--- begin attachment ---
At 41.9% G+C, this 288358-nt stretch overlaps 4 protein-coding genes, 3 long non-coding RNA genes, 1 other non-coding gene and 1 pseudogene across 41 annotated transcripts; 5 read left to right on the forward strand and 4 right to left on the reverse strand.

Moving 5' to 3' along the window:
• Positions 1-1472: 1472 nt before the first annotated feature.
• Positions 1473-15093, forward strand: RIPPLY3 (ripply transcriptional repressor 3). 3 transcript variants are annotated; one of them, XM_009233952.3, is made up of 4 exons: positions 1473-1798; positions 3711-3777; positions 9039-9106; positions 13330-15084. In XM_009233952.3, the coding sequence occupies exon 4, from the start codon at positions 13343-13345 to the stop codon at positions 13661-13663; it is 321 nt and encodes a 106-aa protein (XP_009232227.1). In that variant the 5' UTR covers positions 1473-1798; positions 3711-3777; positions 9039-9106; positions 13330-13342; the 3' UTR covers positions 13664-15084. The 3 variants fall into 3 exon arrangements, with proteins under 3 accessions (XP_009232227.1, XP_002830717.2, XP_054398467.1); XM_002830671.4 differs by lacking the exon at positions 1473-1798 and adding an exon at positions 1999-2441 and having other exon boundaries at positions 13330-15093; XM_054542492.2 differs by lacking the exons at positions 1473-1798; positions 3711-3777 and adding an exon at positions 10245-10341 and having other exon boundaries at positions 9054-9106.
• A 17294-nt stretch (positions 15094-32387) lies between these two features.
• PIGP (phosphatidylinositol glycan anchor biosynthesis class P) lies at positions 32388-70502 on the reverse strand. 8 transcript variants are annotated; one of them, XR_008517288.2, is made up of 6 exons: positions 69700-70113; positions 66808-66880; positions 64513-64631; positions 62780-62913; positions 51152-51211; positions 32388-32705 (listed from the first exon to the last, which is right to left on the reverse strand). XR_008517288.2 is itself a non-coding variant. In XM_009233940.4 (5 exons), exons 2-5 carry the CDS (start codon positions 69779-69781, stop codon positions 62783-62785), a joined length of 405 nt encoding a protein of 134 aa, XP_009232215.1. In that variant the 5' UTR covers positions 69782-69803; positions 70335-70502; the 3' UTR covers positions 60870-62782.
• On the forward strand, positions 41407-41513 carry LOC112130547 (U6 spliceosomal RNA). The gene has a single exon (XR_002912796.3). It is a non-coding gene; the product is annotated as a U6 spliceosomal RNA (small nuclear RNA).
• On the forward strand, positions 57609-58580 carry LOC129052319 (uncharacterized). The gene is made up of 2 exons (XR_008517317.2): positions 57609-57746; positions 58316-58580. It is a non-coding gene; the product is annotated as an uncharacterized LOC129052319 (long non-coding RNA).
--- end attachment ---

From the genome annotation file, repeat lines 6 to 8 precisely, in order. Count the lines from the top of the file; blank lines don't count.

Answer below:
• PIGP (phosphatidylinositol glycan anchor biosynthesis class P) lies at positions 32388-70502 on the reverse strand. 8 transcript variants are annotated; one of them, XR_008517288.2, is made up of 6 exons: positions 69700-70113; positions 66808-66880; positions 64513-64631; positions 62780-62913; positions 51152-51211; positions 32388-32705 (listed from the first exon to the last, which is right to left on the reverse strand). XR_008517288.2 is itself a non-coding variant. In XM_009233940.4 (5 exons), exons 2-5 carry the CDS (start codon positions 69779-69781, stop codon positions 62783-62785), a joined length of 405 nt encoding a protein of 134 aa, XP_009232215.1. In that variant the 5' UTR covers positions 69782-69803; positions 70335-70502; the 3' UTR covers positions 60870-62782.
• On the forward strand, positions 41407-41513 carry LOC112130547 (U6 spliceosomal RNA). The gene has a single exon (XR_002912796.3). It is a non-coding gene; the product is annotated as a U6 spliceosomal RNA (small nuclear RNA).
• On the forward strand, positions 57609-58580 carry LOC129052319 (uncharacterized). The gene is made up of 2 exons (XR_008517317.2): positions 57609-57746; positions 58316-58580. It is a non-coding gene; the product is annotated as an uncharacterized LOC129052319 (long non-coding RNA).